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Rosenthal To Lobby BOE To Terminate Its Law Firm

Published: February 06, 2019 at 09:25 am

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Since the law practice Shipman & Goodwin was retained by the Board of Education four years ago, Newtown taxpayers have compensated the firm more that $678,000.

But as one of Connecticut’s preeminent land use litigation firms, Shipman & Goodwin is also currently suing Newtown, with the potential of representing others against the town in the future, according to First Selectman Dan Rosenthal.

This is a particularly sensitive point for the first selectman — and if he had his druthers, Shipman & Goodwin would be immediately terminated as the school district’s legal representatives.

After making several unsuccessful attempts, along with Superintendent of Schools Lorrie Rodrigue and school board Chair Michelle Embree Ku, to try and persuade the firm to refer any land use clients litigating against Newtown to other firms, Mr Rosenthal has “put his foot down,” he said. The first selectman plans to appear before the school board at 7 pm on February 19 and formally call for the firm to be “terminated in an orderly fashion.”

“We certainly would not want to disrupt any cases currently in process, but I want to see them released from their contract as soon as any open cases are resolved,” he told The Newtown Bee.

Mr Rosenthal shared his discovery with the Board of Selectmen during a regular meeting February 4, and said he is calling for other mayors and first selectmen across Connecticut whose school boards or municipalities are retaining the firm to check and see if they are also being sued by Shipman & Goodwin.

“Newtown taxpayers cover 95 percent of the legal bills for this firm, and now they’re paying to defend a lawsuit by the same firm,” Mr Rosenthal said.

In written correspondence between the town and the firm obtained by The Newtown Bee, Shipman & Goodwin has taken the position that local boards of education are actually agencies of the state, so suing municipalities whose school boards are also clients does not present a conflict.

“We acknowledge that our firm has historically had, and continues to have, client relationships with entities whose interest are adverse to [Newtown],” wrote Anne Littlefield, the firm’s deputy general counsel, in a December 26 memo to Mr Rosenthal. She added that representing the school district, as well as clients suing Newtown, “does not present a conflict of interest under Connecticut’s Code of Professional Conduct.”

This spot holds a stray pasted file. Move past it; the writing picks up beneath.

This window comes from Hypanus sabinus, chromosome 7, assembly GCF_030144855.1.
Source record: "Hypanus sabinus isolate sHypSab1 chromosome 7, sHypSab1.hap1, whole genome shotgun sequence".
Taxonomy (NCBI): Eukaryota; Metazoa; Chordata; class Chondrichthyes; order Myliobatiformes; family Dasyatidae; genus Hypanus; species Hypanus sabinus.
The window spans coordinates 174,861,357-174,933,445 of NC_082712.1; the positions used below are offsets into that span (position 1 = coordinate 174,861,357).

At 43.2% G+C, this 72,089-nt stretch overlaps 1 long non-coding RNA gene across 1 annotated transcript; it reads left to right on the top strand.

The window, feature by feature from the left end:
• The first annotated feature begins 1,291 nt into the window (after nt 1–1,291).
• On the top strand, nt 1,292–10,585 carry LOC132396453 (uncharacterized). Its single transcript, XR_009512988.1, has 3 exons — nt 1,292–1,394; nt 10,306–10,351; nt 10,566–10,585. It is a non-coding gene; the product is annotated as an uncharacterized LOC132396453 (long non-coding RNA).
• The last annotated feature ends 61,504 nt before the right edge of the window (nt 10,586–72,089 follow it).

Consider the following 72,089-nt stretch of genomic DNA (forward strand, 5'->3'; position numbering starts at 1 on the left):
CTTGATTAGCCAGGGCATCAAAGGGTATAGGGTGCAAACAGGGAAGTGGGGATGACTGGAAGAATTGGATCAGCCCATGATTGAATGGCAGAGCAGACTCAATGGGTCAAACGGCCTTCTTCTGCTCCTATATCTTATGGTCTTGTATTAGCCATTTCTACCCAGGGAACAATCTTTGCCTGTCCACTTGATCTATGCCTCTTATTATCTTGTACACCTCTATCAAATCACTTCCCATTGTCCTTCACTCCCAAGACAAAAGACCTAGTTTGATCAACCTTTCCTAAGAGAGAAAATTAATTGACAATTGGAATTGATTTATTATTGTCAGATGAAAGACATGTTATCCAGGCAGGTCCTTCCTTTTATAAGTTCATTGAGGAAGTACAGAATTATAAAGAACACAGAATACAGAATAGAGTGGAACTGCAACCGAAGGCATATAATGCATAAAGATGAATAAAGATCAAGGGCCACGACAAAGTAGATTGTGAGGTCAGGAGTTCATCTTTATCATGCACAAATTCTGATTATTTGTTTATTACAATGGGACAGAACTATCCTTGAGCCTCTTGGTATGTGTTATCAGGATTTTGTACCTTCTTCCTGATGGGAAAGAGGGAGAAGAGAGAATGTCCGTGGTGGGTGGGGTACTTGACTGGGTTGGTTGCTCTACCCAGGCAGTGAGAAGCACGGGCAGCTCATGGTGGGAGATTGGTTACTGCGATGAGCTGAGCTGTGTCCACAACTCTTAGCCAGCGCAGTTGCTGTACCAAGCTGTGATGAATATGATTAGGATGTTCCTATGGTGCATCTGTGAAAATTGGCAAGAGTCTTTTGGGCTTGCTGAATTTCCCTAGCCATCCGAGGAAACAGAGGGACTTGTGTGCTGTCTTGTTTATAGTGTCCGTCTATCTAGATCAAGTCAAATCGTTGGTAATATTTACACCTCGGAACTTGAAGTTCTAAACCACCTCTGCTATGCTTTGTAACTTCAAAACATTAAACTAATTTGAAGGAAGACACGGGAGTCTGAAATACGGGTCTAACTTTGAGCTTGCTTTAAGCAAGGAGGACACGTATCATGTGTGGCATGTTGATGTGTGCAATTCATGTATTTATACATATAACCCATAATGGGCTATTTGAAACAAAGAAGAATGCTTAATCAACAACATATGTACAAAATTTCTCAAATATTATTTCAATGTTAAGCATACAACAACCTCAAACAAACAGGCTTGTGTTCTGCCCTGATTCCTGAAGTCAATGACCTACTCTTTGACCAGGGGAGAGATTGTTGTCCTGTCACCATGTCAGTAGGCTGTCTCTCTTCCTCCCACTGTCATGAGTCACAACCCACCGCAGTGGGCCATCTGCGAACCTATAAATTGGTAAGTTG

She also pointed out that since 12/14, Shipman & Goodwin has represented numerous community members affected by the event pro bono.

But Mr Rosenthal contended in a January 2 letter of reply that while the issue does not represent an ethical conflict, he sees it as a business conflict.

“My chief responsibility is to the taxpayers of Newtown, and as a matter of principle, I think it is appropriate to expect our legal representation to serve only the town and not clients who choose to sue the town,” Mr Rosenthal replied. “I do not think there is a logical way to explain why the town pays a large sum to your firm, while at the same time having to expend resources to defend a lawsuit brought by your firm in representation of another client.”

The first selectman said he discovered the situation in December when reviewing documents related to a suit against the Newtown Water and Sewer Authority by 79 Church Hill Road LLC, the company hoping to build a large multifamily, multi-unit apartment complex off Walnut Tree Hill Road beside the westbound interstate Exit 10 ramps.

Mr Rosenthal said the school board would be within its scope of rights to terminate its relationship with Shipman & Goodwin, based on terms outlined in its retainer document from 2016, which state in part that termination may occur upon “discovery of a conflict with another client of the firm.”

“They are taking a stand; they have an ethical carve out. It satisfies the statewide grievance committee, but I think it’s wrong,” Mr Rosenthal told selectmen February 4. “So I’ll ask the Board of Ed to review it and move to terminate relationship unless there’s a change of heart at Shipman & Goodwin. Why they’re deciding to dig in here, I don’t know.”

The latest correspondence from the firm dated February 1 affirms that Shipman & Goodwin “will not initiate litigation against the town” for cases involving tort claims, employment claims, and tax appeals, but “the assurance does not extend to land use matters.” The firm said it will, however, “erect and maintain an ethical screen between all firm lawyers working on any land use matter averse to the town and all firm lawyers working on behalf of the [Newtown] Board [of Education].”

“I’d rather pay a handsome sum to another firm,” Mr Rosenthal said. “No Newtown taxpayer would like to learn we’re paying a firm that is suing us.”

 

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